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DRAFTPRO EUROPEAN REPORT – NOVEMBER 2019

Lukas Reichel

The region is vast, and league duration is short in many instances which amounts to a mad dash for our European evaluators to get their views in on the current crop of draft eligible prospects. There have been many who have impressed this season, and some who have not. Here are a few reports from our European evaluators.

September 29, 2019

Vaxjo Ishall

HV71 3 at Vaxjo Lakers 7

Emil Andrae, D, HV71 (SuperElit), 5’9” 183 Lbs, DOB 10.23.2001

National team player Andrae had a hesitant start to his game where he threw away some pucks which is very uncharacteristic for him but as the game went along, he found his game. Andrae’s skating is good, he has phenomenal lateral movement, his movement on the offensive blueline is one of a kind and he can change direction which such fluidity and ease. His first steps need some work, but the top speed is very good. His overall mobility is very solid and he moves smoothly. His puck handling skills are something out of the ordinary from a defender, the puck is basically glued to his stick and he makes daring plays on the offensive blueline, this ability along with his movement is one of the main reasons he’s putting up points. He uses his backhand perfectly and can make passes with both the fore- and the backhand. He sees the passing lanes before they are there. He has a nice wrist shot, and makes the transition pass well, his can be surgical when he sees openings on the attack, like when HV71 scored their 2nd goal. Andrae got the puck in the defensive zone made a few twists and lost his guy putting the pass right on tape which opened up the whole field and seconds later they scored. He plays a game tough in the defensive zone, even if he is small he is tough to compete against in front of the goal, he is also bit of mean which I like in smaller players. He likes to hit but not strong enough to crush the players but he lets them know he’s there. He has some troubles in the corners, even if he competes hard he is often somewhat ineffective, like when he lost a battle in the corner and 3 seconds later the puck was in the net. The goal was not his fault but you can’t lose those battles. The thing I liked most about his defensive plays was his ability to break up zone exits and entries by the opponents. He never lets them exit their defensive zone easy, he always attacked by poke sticking or using his body just to make them throw away the puck into to the NZ and his companion could retrieve it. Same thing when the opposing team tried to enter HV71’s zone, he immediately attacks them just to make them dump the puck and his teammate has already backed down giving him an extra second with the puck. I still have some concerns regarding his defensive effectiveness due to his size, but he looks like a second-round pick to me right now. I see top-four potential. – Jon Ahlstedt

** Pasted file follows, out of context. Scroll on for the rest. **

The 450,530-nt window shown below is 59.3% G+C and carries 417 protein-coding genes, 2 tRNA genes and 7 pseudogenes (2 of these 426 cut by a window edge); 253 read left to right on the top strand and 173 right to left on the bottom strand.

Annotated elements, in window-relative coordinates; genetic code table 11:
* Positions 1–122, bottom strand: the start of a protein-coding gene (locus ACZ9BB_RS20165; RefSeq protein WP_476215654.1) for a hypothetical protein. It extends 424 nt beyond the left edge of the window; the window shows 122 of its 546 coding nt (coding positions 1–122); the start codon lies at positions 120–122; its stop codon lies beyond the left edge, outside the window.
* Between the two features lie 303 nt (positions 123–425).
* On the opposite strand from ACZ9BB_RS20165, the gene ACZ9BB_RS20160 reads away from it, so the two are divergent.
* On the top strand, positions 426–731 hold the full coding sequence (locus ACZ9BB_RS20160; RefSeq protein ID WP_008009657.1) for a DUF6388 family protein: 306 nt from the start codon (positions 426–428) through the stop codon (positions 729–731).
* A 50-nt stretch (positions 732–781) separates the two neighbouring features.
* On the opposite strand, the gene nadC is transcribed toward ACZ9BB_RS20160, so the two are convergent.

October 11, 2019

Fjällräven Center

AIK 4 at MoDo 5

William Wallinder, D, MoDoHockey (SuperElit), 6”4”, 192, DOB 07.28.2002

Wallinder had an okay game where he was quite engaged during the whole game, joining the offence every time he got the opportunity playing sometime almost like a midfielder in soccer. Wallinder was very good in the transition game where you saw that he likes to take the puck and go coast to coast activating the strong skating that he has. He also mixed that up by delivered quick first passes out of the zone up to the forwards, and also proved that he can deliver that long stretch pass. Wallinder is smart, sees the ice, like when he recognized that the opponents was making a line chance and quickly delivered the puck up to the teammate on the offensive blueline which turned into an assist on what turned into a quick strike goal. Wallinder plays an aggressive style in the defensive zone where he several times used his body to stop the opponents from passing, but he sometimes crossed the line aggressively where he can get a little carried away, in this game he did so by delivering a late hit, and even after that he was quite lucky that he didn’t get more as he made the same mistake later in the game. He sometimes tries to be too creative in his own zone, trying to skate around the forchecker when he is the last one back. Plays like this can lead to careless turnovers. – Joel Lander

September 19, 2019

Ledovy Dvorets Sporta CSKA

SKA-1946 St. Petersburg 3 at Krasnaya Armiya Moskva 2

Marat Khusnutdinov, C, SKA-1946 St. Petersburg (MHL), 5-9, 165, DOB 2002-07-17